The return of Kia Philippines to the market didn’t just come with new models like the Soluto, the Stinger, and the return of the Forte. Its existing lineup has been refreshed as well – down from the subcompact hatchback Rio up to the minivan Carnival. The Kia Sportage was among the cars that were given a fresh start and it is, at least in our books, a force to be reckoned with in the compact crossover segment.
Why? First, it’s diesel, which we all know as the more favored fuel type of Filipinos. Plus, the overall updates are better, considering that I’ve adored its predecessor that I tested a few years back. To put things in perspective, continue reading this in-depth review of the 2019 Sportage in its range-topping GT Line option.
The strength of the 2019 Sportage lies in its exterior features. The range-topping GT-Line comes with LED lighting that, by our count, amounts to 34 LED lights at the front fascia. The LED lighting package doesn’t only make the crossover look good, day and night, but it also makes driving easier when it gets dark.
The shower of LEDs and arguably good looks don’t end at the front; the rear end has its own share of updates that increases the appeal of the compact crossover. The most notable would be the LED taillights at the rear that radiate a Porsche-esque vibe. Even before I got my hands on the media unit for this review, I’ve tailed a few refreshed Sportage on the road and they really caught my eyes.
And oh, those GT-Line-exclusive 19-inch alloy rims fit the overall bulky and macho aura of the vehicle.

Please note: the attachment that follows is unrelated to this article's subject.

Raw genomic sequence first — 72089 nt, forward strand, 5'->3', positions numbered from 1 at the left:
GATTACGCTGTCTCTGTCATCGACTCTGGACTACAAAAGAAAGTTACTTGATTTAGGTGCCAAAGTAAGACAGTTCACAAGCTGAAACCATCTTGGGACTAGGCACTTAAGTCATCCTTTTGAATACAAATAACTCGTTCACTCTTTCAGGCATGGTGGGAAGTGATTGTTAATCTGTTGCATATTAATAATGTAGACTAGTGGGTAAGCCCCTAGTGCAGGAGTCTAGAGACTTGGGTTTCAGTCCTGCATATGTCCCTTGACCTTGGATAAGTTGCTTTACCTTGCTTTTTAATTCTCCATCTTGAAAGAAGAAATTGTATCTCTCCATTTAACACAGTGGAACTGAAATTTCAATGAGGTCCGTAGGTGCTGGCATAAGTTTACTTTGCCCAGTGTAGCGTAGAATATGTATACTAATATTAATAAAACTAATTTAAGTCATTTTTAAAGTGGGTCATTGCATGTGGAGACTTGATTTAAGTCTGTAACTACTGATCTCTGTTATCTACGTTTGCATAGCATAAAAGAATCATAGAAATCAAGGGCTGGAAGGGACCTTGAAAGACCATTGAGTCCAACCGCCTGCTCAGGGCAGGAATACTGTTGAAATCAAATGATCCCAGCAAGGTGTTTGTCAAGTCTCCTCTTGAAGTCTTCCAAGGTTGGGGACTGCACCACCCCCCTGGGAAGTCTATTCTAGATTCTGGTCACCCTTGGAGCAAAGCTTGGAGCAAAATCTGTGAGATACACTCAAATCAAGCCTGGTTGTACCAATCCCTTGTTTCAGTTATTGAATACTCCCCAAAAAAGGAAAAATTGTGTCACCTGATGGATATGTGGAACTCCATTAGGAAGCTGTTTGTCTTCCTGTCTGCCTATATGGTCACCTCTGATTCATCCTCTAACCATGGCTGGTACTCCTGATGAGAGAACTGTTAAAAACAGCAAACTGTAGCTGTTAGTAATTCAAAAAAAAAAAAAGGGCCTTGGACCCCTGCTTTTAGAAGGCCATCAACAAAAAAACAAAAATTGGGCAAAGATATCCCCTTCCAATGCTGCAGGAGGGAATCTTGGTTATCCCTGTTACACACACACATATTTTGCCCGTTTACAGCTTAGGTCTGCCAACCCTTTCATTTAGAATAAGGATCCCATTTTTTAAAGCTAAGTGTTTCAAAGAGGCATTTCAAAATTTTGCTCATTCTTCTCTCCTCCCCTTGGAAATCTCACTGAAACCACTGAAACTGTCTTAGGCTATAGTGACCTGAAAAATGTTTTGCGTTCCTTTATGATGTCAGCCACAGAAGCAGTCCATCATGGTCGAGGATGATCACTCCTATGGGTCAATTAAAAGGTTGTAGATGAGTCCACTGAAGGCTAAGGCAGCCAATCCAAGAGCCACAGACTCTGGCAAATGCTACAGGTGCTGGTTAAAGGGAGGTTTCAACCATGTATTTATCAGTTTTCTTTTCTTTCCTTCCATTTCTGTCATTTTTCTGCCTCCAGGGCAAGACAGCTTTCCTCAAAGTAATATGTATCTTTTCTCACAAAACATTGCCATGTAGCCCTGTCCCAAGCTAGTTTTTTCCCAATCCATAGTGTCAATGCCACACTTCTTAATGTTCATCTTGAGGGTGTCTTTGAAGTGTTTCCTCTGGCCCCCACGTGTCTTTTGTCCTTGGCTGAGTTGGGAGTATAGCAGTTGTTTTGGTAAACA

If you’ve been inside the previous Sportage’s cabin, the refreshed model would be quite familiar to you because of the carried over driver-centric layout. It’s fairly easy to familiarize with the car’s controls even at first seating. This means the ergonomics is still there, along with supple leather seats and soft-touch materials. Even the steering wheel is wrapped in cowhide, too. However, the piano black plastic trims on the door panels and the dashboard are also inherited by the refreshed model. These types may look easy on the eyes, but they are prone to scratches and don’t age well.
Beyond the shiny black plastics, the cabin of the Sportage favors those who need to put a lot of small things inside their car. Plenty of cubbyholes can be found in the front cabin, while a total of four cup holders are available, on top of the spacious pockets on all four doors.
Space is fairly ample, at least for average-built passengers standing at 5’8” and below. The rear reclinable, semi-bench seat could readily accommodate three people of this size but for taller (and healthier) ones, it would be best to stick to just two. Trunk space, on the other hand, is among the biggest in its class with 491L, while the flat lip allows easy cargo loading and the rear backrests fold flat to the floor to maximize the cargo space at 1,480L.
Ride comfort is quite expected in a compact crossover with McPherson struts at front and multi-link at the back – steady and car-like on cemented paths while soft and absorptive on unforgiving surfaces. Although, the Sportage’s chassis does feel like a little too soft to take a constant beating, so just avoid going off-road as much as possible even with its 172mm ground clearance. NVH insulation has improved from before but would need further sound-deadening from outside city noise.
This is where most of the updates in the 2019 Sportage lie; almost everything that I look for in a crossover of this price is covered. The driver and front passenger’s seats are both power-adjustable, with the driver given with an extra two-way lumbar support. Other convenient features include keyless entry, push start engine, auto-folding side mirrors upon locking, speed-sensing door locks, auto-dimming rearview mirror, automatic headlights, rain-sensing wipers, dual-zone automatic climate control, and cruise control. If Kia added an electronic parking brake with auto-brake hold function and automatic tailgate, that would remove almost in my description. Guess you couldn’t really have it all.